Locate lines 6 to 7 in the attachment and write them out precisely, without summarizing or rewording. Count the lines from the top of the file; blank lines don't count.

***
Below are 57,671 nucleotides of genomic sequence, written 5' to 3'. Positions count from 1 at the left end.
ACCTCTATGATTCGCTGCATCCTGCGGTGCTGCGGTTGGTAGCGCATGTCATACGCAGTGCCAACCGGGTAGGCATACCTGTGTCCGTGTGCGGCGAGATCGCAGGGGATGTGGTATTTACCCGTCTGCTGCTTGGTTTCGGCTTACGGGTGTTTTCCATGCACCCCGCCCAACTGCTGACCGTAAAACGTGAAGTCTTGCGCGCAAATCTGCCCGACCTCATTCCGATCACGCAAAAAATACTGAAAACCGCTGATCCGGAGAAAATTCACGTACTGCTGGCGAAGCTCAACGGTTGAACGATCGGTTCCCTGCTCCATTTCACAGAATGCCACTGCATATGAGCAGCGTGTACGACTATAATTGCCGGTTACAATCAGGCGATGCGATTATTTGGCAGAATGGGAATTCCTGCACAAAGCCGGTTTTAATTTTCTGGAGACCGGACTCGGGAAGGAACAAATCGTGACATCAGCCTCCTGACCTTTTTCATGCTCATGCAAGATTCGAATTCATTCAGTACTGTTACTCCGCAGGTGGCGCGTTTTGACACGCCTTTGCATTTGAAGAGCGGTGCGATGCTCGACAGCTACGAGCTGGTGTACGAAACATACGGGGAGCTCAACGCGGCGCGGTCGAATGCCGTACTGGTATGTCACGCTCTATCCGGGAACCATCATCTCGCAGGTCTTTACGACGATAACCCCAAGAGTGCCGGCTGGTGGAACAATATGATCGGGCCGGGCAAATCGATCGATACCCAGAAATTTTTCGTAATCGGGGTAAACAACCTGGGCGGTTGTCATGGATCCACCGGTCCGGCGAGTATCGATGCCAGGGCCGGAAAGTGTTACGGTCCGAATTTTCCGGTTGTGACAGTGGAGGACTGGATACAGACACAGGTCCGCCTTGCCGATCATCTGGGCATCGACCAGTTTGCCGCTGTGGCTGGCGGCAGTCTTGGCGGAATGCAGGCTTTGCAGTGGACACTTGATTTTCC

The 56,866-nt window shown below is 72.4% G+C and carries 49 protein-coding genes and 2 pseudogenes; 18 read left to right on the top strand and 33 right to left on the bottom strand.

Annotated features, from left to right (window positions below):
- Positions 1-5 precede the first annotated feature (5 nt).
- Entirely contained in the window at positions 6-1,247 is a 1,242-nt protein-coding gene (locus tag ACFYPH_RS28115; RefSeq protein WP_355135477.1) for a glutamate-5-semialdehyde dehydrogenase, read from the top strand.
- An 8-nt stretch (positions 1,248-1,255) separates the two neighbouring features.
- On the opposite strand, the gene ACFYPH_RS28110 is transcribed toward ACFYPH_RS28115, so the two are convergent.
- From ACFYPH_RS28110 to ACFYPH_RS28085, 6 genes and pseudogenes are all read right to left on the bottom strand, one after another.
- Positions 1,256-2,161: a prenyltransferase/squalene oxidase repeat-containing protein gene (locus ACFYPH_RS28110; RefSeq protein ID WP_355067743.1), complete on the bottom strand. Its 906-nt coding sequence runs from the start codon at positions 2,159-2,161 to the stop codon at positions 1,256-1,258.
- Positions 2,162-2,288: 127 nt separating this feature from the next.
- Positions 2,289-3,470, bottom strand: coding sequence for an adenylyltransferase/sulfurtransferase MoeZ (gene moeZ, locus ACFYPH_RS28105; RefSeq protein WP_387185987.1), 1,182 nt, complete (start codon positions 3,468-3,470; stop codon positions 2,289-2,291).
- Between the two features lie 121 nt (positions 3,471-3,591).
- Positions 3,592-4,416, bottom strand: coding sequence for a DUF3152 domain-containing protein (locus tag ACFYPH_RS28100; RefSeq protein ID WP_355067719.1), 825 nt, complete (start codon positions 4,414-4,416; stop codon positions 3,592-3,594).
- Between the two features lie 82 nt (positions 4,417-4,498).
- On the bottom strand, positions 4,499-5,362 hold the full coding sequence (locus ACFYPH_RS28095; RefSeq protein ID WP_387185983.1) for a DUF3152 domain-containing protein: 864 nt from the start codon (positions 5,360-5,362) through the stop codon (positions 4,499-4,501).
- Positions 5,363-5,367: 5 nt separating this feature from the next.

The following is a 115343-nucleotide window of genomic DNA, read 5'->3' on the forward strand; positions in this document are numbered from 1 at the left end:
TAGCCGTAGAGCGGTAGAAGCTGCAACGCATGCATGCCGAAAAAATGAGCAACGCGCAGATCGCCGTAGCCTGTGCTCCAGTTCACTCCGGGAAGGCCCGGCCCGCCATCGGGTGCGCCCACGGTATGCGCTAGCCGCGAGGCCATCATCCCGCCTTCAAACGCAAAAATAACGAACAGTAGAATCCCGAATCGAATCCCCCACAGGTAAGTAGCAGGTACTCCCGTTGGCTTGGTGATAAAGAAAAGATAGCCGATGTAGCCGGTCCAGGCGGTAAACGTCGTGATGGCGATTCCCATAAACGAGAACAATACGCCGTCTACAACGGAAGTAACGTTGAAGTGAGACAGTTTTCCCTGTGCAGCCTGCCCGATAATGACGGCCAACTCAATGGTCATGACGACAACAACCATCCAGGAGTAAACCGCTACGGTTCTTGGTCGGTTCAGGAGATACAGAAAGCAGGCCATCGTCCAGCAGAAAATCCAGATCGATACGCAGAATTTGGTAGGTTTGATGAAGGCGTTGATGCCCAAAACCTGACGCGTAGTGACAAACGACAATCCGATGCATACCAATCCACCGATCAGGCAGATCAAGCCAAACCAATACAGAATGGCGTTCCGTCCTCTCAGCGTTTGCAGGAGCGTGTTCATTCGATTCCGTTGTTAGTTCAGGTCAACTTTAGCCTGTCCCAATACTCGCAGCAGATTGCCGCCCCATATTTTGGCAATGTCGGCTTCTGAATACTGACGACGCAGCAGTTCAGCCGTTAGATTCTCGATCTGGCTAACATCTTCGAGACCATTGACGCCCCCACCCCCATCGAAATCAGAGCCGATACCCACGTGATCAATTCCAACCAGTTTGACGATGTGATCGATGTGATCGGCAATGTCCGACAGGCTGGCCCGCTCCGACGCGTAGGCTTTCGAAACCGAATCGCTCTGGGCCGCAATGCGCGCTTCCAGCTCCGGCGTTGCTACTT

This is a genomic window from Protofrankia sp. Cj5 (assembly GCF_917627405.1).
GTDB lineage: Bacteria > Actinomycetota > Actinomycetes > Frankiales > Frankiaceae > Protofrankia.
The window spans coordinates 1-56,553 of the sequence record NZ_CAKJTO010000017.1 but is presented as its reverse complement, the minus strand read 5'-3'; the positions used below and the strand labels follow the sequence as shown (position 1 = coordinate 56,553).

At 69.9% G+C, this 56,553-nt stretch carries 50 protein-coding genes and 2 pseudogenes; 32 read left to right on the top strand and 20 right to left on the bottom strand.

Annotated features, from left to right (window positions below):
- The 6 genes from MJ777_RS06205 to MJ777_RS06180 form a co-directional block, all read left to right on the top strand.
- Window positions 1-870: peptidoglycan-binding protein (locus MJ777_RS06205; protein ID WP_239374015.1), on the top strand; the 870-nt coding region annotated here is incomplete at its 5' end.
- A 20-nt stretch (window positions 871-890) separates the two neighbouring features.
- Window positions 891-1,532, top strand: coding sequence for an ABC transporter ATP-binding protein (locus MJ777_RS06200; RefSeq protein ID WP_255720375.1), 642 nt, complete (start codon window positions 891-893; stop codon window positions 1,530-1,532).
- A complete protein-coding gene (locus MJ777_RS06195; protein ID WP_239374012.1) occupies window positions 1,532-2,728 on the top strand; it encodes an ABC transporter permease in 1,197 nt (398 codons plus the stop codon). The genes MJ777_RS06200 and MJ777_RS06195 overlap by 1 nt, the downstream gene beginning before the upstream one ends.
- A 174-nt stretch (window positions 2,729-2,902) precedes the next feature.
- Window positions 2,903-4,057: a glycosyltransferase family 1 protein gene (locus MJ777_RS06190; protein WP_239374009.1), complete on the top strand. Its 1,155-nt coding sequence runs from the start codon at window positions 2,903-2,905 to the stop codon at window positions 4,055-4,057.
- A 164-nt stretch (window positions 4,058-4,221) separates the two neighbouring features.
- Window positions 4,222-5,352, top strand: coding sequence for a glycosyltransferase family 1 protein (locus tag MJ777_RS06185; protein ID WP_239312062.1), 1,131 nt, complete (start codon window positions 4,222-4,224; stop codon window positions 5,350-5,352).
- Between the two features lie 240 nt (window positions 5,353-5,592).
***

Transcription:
- Entirely contained in the window at positions 6-1,247 is a 1,242-nt protein-coding gene (locus tag ACFYPH_RS28115; RefSeq protein WP_355135477.1) for a glutamate-5-semialdehyde dehydrogenase, read from the top strand.
- An 8-nt stretch (positions 1,248-1,255) separates the two neighbouring features.